Presentation is loading. Please wait.

Presentation is loading. Please wait.

Religion Chapter 6 An Introduction to Human Geography

Similar presentations

Presentation on theme: "Religion Chapter 6 An Introduction to Human Geography"— Presentation transcript:

1 Religion Chapter 6 An Introduction to Human Geography
The Cultural Landscape, 8e James M. Rubenstein Chapter 6 Religion PPT by Abe Goldman

2 Distribution of Religions
Universalizing religions Christianity Islam Buddhism Ethnic religions Hinduism Other ethnic religions

3 Religion Varies in it’s cultural role: dominating/unimportant
All societies have value systems Religion has influenced economics, politics and landscape

4 Secularism: indifference to or rejection of religion and religious beliefs

5 World Distribution of Religions
Fig. 6-1: World religions by continent.

6 Universalizing Christianity Islam Buddhism
Attempt to be global, appeal to all, seek to convert

7 World Population by Religion
Fig. 6-1a: Over two-thirds of the world’s population belong to Christianity, Islam, Hinduism, or Buddhism. Christianity is the single largest world religion.

8 Christianity Roman Catholic: 50% Protestant 25% Eastern Orthodox 10%
15% Miscellaneous

9 Christian Branches in Europe
Fig. 6-2: Protestant denominations, Catholicism, and Eastern Orthodoxy are dominant in different regions of Europe—a result of many historic interactions.

10 Eastern Orthodox 14 self governing sectors
Tend to be located in East Europe 40% belong to Russian Orthodox 20% Romanian Orthodox 10% Bulgarian , Greek, Serbian

11 Western Hemisphere 90% Christian Roman Catholic: 95% LA/ 25% NA
Protestant 50% US Baptist, Methodist, Pentecostal and Lutheran

12 Christian Branches in the U.S.
Fig. 6-3: Distribution of Christians in the U.S. Shaded areas are counties with more than 50% of church membership concentrated in Roman Catholicism or one of the Protestant denominations.

13 Other Christian sects Coptic Church Ethiopian Church Armenian
Maronites in Lebanon Mormons

14 Islam Fastest growing Middle East and North Africa:50%
Other areas: Indonesia, Pakistan, Bangladesh, India, Philippines and Nigeria

15 Branches of Islam Sunni 83% Shiite or Shia16%
Iran, Pakistan, Iraq, Turkey, Afghanistan, Azerbaijan 90% of Iran is Shiite Europe: 3% France largest %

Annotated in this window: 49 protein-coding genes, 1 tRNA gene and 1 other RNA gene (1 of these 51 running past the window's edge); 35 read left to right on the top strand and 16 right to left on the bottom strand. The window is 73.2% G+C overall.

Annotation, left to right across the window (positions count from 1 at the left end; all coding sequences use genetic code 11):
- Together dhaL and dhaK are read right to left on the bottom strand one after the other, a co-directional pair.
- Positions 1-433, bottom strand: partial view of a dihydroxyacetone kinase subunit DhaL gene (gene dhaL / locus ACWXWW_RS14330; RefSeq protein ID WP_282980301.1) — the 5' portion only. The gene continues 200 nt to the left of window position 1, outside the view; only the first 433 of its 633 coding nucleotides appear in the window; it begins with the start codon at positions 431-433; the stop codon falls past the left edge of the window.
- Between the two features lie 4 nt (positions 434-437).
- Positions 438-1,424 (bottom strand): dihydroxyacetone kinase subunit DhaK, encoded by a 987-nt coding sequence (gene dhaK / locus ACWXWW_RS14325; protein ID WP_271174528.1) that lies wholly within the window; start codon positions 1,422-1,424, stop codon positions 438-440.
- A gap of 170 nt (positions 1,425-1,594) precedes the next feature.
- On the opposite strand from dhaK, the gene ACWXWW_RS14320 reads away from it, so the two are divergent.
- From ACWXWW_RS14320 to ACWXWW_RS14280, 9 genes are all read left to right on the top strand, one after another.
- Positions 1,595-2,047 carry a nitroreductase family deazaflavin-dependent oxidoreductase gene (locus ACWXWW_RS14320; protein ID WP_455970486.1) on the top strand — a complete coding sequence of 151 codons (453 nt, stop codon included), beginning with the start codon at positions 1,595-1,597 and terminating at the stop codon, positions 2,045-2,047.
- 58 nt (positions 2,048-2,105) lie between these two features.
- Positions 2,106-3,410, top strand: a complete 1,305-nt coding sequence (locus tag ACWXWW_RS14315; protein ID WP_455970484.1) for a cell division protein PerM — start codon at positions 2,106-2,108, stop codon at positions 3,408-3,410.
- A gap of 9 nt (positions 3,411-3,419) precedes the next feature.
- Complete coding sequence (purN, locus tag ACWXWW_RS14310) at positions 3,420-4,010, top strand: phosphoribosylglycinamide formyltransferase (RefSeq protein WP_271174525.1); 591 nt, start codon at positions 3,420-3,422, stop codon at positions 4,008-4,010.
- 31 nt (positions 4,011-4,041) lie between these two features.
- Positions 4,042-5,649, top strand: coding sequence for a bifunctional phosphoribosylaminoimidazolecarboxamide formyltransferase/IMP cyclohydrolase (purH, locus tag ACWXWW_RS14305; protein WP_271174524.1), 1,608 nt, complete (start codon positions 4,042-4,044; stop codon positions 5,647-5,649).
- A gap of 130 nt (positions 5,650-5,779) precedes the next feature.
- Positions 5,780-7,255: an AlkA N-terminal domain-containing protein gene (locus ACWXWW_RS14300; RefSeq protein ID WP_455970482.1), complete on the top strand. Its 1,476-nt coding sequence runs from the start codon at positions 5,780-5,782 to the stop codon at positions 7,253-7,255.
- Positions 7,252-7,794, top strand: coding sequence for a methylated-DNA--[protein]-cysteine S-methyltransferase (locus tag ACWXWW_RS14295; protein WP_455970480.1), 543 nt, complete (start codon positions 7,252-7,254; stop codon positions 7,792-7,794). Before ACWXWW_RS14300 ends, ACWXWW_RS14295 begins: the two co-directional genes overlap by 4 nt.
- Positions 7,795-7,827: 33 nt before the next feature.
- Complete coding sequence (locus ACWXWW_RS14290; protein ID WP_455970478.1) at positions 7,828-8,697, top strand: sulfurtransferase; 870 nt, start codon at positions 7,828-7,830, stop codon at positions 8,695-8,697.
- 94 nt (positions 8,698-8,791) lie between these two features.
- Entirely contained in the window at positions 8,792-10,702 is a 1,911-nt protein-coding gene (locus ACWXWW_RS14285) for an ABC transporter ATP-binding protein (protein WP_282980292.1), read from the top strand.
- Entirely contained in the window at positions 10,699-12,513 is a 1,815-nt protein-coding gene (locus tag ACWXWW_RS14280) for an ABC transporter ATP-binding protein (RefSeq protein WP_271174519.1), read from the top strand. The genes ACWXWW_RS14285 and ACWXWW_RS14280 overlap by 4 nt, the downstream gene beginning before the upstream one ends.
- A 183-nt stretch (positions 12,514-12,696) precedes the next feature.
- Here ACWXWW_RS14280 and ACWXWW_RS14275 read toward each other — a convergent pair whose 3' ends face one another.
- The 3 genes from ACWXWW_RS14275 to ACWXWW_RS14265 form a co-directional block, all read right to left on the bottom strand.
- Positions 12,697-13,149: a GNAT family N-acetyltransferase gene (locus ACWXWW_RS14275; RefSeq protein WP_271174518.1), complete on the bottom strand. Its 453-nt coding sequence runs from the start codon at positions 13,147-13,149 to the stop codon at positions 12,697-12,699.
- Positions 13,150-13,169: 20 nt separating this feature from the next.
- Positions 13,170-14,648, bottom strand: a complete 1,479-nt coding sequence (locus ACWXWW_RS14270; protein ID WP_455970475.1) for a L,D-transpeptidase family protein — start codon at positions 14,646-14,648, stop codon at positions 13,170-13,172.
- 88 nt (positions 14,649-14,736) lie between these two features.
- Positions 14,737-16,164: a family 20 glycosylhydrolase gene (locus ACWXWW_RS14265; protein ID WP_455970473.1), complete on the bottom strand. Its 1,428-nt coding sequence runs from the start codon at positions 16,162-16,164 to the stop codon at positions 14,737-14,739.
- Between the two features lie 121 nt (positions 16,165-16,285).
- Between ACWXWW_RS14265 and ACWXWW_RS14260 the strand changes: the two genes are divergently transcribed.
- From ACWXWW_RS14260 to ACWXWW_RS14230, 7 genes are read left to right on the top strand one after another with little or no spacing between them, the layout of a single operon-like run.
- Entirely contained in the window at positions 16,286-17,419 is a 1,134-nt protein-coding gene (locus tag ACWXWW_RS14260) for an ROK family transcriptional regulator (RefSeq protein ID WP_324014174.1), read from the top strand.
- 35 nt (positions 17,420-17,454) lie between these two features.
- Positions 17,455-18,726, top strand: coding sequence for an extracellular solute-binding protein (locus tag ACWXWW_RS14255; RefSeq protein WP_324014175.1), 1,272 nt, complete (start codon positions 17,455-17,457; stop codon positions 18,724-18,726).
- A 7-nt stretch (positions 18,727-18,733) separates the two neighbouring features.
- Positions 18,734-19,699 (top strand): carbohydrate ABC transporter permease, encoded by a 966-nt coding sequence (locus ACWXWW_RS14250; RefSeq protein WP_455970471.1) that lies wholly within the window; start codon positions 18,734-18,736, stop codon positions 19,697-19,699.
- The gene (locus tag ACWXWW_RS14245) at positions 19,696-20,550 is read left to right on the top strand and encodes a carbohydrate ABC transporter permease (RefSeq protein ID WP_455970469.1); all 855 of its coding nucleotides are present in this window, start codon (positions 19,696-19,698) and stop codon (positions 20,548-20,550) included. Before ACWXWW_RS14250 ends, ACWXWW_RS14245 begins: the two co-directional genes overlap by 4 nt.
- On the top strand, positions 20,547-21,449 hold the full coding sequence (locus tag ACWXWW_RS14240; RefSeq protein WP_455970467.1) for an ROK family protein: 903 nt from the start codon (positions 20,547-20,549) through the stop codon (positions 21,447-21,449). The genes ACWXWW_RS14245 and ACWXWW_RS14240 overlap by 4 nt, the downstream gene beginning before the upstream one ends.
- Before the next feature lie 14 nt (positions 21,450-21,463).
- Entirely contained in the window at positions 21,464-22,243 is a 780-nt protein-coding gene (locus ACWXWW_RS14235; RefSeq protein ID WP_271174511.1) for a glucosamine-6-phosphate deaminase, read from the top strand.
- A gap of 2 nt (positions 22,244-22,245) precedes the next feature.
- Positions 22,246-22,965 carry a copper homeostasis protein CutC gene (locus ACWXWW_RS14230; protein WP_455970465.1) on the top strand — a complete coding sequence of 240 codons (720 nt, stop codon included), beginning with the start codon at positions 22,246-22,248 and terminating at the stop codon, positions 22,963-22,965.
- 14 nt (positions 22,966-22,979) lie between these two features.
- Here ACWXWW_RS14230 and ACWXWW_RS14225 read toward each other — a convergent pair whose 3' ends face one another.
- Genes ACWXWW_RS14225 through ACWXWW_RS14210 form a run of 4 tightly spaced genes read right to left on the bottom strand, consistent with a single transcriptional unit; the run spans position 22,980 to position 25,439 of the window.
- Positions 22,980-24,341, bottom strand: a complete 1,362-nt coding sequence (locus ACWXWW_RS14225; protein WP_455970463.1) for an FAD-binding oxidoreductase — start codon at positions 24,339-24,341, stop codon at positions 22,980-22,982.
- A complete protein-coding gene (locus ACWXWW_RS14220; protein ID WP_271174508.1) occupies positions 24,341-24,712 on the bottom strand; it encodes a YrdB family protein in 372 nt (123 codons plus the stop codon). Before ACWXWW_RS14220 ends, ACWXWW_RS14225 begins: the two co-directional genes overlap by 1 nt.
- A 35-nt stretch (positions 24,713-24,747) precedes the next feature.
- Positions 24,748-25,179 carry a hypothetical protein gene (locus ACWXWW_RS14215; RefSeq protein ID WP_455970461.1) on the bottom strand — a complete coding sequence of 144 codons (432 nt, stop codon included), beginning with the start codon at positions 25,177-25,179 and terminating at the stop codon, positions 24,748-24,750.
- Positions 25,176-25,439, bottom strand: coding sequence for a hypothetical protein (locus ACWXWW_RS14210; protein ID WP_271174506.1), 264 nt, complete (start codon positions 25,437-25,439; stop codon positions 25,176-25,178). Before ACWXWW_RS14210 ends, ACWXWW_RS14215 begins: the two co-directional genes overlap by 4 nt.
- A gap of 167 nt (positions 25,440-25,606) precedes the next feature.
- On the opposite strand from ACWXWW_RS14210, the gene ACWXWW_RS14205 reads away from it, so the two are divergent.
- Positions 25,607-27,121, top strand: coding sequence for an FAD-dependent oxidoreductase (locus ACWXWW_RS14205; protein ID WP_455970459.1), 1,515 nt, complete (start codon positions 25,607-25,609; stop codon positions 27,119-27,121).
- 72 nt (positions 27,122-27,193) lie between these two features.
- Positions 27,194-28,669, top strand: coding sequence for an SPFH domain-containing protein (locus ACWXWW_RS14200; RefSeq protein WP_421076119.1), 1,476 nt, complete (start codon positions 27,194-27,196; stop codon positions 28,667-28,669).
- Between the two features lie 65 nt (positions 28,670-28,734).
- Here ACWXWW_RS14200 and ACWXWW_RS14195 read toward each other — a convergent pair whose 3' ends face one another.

16 Nation of Islam Born in 1930 Desire of American blacks to be freed from White oppression Members of lost Islamic tribe Founded by Elijah Muhammad

17 Buddhism Mahayana: China, Japan and Korea Theravadists: Southeast Asia
Tantrayanists: Tibet and Mongolia

18 Other Universalizing Sikhism: combines Hinduism and Islam/rejects formalism Jainism: revolt against authority of early Hindu doctrines Baha’i: founded in Iran universal faith

19 Ethnic Strong territorial and cultural ID
Member by birth or adoption of life style Distinctive closed community Does not seek converts

20 Hinduism Oldest religion 97% India
Up to individual best way to worship Mono/Poly? All related to Brahma No founder or single holy book

21 Hinduism Allegiance to a particular god 70% Vishnu/Krishna 25% Sivaism

22 Coexist with Buddhism Confucius: Correct behavior/roles in society
Daoism (Taoism) in harmony with nature/ mystical and magical aspects: balance yin/yang Shintoism: Japan forces of nature ancestor worship/ emperor deity

23 Judaism 17 million Three branches Orthodox, Conservative and Reform
6 million in US/mostly in cities 4 million in Israel

24 Variations in Distribution of Religions (1)
Origin of religions Origin of universalizing religions Origin of Hinduism Diffusion of religions Diffusion of universalizing religions Lack of diffusion of ethnic religions

25 Origin of Christianity
Founded upon teaching of Jesus Born Bethlehem 4 BC died 30AD Four gospels of followers document Pope heads the Church hierarchy Grace through sacraments Belief in body and blood of Jesus in Eucharist

26 Christianity split Eastern Orthodox: rivalry between Pope of Rome and Patriarchy of Constantinople: final 1054 Protestantism: Reformation Martin Luther posts theses in Wittenberg: grace through faith rather than sacraments

27 Origins of Islam Trace lineage through second wife of Abraham and son Ishmael Wandered the desert reaching Makkah Muhammad born in Makkah:570 revelation from God through Gabriel